The president and music director of New Names Malta, Alan Chircop stated about the Violinmusic4all project:


New Names Malta is very honored to collaborate with your new and innovative violinist method directed towards people with hearing impairments. 

 I had the opportunity to observe your first project in 2015 when you spoke to me about your impressive idea at the time, while you were part of the international Board of Judges for young talents in the New Names Malta, Russia and Armenia competition. I must admit that at the time I was puzzled by the way how the method actually works in practice.

 However, given that I could see the results at the early stage and listen to your participants not only play instruments but also act as an ensemble after only a few months of learning, I was excited by your innovation. Your method is indeed a world-class innovation that should be recommended and promoted, as I feel. It should be presented to as many countries as possible since it offers great opportunities not only to people with hearing impairments. 

Dr.sc. Martina Šunić Omejec, pediatrician:
During many years of working with children, starting from birth to their adolescent age, I met with children who have hearing impairment, so I am very happy to have encountered a person, a violin professor, Renata Novoselec. Professor Novoselec, with her enthusiasm, perseverance, work and, above all, love for the violin has passed all this on to the children who need it most.

As statistics and practice show, hearing impairment occurs more often than we think. In every 1000 newborns, about 2-3 of them will need some form of help. For some time now maternity hospitals carry out hearing screening on all newborn babies using the otoacoustic emission method, and sometimes, if necessary, the method of auditory evoked potential. Sometimes the hearing impairment is detected only at the age of two or three because central auditory pathways, which fully mature after birth, are not activated enough. An unborn child even in the womb receives various sounds from the outside world and it responds to them.

From week 20 of pregnancy, hearing is functional and allows the child to listen to sounds coming from the mother as well as the outside world. After birth, hearing is already developed, but only reflexes to sound stimuli are actually present, and it can only be observed if it is strong enough until 6 months of age when children respond even to a weaker intensity of sound. After birth, the parents talk to the child and although the child doesn’t understand the meaning of the words, it can hear their voices representing closeness and security, two immensely important things in the first days of life of a newborn. Hearing impairment itself is associated with risky pregnancies, maternal infections during pregnancy (CMV, rubella), taking medication, narcotics, alcohol.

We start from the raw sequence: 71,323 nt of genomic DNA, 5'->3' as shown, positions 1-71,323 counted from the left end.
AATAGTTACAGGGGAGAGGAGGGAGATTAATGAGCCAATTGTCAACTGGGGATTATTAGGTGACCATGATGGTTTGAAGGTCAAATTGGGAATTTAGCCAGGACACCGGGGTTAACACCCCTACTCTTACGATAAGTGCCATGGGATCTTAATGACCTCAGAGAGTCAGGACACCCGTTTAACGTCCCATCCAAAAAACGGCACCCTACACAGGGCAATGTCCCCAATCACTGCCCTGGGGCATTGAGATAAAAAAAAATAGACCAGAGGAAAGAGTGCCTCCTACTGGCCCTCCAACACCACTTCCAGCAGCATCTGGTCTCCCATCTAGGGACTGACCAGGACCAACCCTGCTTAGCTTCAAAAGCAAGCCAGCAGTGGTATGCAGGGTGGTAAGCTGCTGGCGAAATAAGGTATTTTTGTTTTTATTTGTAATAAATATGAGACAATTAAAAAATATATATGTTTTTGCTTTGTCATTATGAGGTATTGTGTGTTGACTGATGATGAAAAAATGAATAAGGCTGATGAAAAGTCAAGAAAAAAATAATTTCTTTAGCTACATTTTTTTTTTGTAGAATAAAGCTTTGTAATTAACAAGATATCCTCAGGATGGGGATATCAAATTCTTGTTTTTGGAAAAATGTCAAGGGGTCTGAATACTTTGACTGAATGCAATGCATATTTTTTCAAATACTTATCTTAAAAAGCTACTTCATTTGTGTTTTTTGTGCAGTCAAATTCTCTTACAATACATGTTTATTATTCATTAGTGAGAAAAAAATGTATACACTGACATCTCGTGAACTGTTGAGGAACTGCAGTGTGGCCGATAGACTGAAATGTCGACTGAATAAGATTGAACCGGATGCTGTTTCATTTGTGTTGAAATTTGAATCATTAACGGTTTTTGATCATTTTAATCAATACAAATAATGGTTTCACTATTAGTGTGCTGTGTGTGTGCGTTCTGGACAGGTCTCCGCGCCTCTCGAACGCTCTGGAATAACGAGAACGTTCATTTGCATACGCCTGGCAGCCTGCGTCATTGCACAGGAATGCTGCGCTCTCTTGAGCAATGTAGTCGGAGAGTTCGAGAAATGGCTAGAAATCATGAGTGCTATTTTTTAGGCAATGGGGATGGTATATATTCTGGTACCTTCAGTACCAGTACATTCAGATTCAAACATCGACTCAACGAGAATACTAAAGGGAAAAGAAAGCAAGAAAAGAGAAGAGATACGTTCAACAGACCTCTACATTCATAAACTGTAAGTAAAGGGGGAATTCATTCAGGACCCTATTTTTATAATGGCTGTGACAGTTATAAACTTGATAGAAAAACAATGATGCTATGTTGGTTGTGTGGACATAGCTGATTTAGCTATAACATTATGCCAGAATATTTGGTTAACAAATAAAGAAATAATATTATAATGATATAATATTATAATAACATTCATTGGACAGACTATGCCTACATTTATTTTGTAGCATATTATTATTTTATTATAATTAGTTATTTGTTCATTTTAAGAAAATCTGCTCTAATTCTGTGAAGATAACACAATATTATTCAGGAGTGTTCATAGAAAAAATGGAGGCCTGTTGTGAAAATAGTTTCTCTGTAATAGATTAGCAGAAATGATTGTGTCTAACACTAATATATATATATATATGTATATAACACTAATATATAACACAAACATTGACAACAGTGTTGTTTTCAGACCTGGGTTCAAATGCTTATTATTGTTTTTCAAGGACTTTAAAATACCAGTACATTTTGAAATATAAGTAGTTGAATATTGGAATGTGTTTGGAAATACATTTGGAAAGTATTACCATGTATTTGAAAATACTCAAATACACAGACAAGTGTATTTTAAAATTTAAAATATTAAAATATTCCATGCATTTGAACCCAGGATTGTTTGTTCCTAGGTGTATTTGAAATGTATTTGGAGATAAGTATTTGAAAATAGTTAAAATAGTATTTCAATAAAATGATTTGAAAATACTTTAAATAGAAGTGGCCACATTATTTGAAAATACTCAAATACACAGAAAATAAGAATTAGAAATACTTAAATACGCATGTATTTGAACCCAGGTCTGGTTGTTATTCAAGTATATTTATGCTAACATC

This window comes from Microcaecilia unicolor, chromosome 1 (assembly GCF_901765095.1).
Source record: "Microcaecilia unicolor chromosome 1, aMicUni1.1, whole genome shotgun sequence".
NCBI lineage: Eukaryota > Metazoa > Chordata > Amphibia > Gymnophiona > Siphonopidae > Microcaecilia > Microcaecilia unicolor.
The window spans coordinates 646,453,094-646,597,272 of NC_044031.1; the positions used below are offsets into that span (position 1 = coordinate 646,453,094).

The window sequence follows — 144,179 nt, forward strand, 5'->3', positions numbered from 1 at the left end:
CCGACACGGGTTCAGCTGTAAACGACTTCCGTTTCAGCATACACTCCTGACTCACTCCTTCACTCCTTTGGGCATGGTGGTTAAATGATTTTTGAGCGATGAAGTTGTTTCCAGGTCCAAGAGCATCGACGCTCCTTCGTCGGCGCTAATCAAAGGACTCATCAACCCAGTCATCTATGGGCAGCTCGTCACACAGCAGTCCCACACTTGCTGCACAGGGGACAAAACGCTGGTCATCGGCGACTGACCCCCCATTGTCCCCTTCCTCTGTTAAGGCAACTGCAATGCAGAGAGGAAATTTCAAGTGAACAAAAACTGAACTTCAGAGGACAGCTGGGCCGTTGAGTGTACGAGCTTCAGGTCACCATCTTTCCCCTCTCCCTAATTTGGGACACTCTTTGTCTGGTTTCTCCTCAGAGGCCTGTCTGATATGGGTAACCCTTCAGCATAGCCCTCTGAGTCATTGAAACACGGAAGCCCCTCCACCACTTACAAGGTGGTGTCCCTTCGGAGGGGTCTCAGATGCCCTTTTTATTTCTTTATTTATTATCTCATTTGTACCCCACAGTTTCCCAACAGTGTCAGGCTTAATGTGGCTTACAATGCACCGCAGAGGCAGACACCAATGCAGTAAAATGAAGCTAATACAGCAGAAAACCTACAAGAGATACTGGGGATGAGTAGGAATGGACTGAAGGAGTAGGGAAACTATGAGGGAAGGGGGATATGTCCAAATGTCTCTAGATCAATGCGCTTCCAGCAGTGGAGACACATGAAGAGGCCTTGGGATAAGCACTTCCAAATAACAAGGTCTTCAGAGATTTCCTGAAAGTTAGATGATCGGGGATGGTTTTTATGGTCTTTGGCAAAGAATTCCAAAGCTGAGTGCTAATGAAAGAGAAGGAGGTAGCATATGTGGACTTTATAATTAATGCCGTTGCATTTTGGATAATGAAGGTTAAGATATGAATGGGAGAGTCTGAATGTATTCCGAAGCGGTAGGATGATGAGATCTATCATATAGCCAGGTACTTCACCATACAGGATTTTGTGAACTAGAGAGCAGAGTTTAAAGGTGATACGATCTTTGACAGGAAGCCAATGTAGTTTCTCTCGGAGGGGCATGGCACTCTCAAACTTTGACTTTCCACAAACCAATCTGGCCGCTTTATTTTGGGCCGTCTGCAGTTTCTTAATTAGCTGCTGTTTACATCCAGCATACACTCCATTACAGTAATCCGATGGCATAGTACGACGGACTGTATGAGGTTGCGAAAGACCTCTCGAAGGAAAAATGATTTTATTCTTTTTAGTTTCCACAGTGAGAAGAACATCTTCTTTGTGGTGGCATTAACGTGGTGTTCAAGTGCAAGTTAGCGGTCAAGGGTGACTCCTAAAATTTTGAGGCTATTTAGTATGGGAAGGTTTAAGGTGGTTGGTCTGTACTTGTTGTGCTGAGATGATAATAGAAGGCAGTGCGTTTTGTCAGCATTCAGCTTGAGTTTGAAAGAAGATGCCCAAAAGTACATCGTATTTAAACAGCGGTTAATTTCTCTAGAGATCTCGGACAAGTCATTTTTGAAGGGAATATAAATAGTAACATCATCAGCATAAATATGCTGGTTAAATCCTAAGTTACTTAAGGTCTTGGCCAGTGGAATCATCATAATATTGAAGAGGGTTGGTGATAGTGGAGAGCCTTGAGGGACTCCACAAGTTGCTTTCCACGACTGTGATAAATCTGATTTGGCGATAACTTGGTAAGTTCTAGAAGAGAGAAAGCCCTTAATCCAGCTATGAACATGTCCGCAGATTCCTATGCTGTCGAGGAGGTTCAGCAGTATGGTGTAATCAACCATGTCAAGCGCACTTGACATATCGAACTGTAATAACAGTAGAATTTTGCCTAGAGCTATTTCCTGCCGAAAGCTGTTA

Most frequently, risk factors affect preterm infants or newborns with low birth weight, mechanical injury during childbirth, while later hearing impairment may result from inflammation of the meninges, after mumps, chronic ear infections, children with cerebral motor disorders. We can also talk about hereditary deafness as part of a syndrome. If the child is diagnosed with hearing impairment, treatment and rehabilitation of both hearing and speech is employed depending on the cause, location and degree of damage as this is the only way to establish normal development of intellectual function and success in further life and education. This is exactly the “contribution” professor Novoselec provided in her work with deaf and hard of hearing children, and thanks to her, her work and her effort, a lot may be done to assure that these children have a “good start” in life, provided, of course, that the disorder itself is detected in time. I certainly support the project because it is definitely beneficial to the wellbeing of our children.

Furthermore, in their artistic and scientific work through the Violimusic4all project, Renata Novoselec and her team continue to unite people with different forms of disability and the project is being developed in all artistic segments both at the national and international level.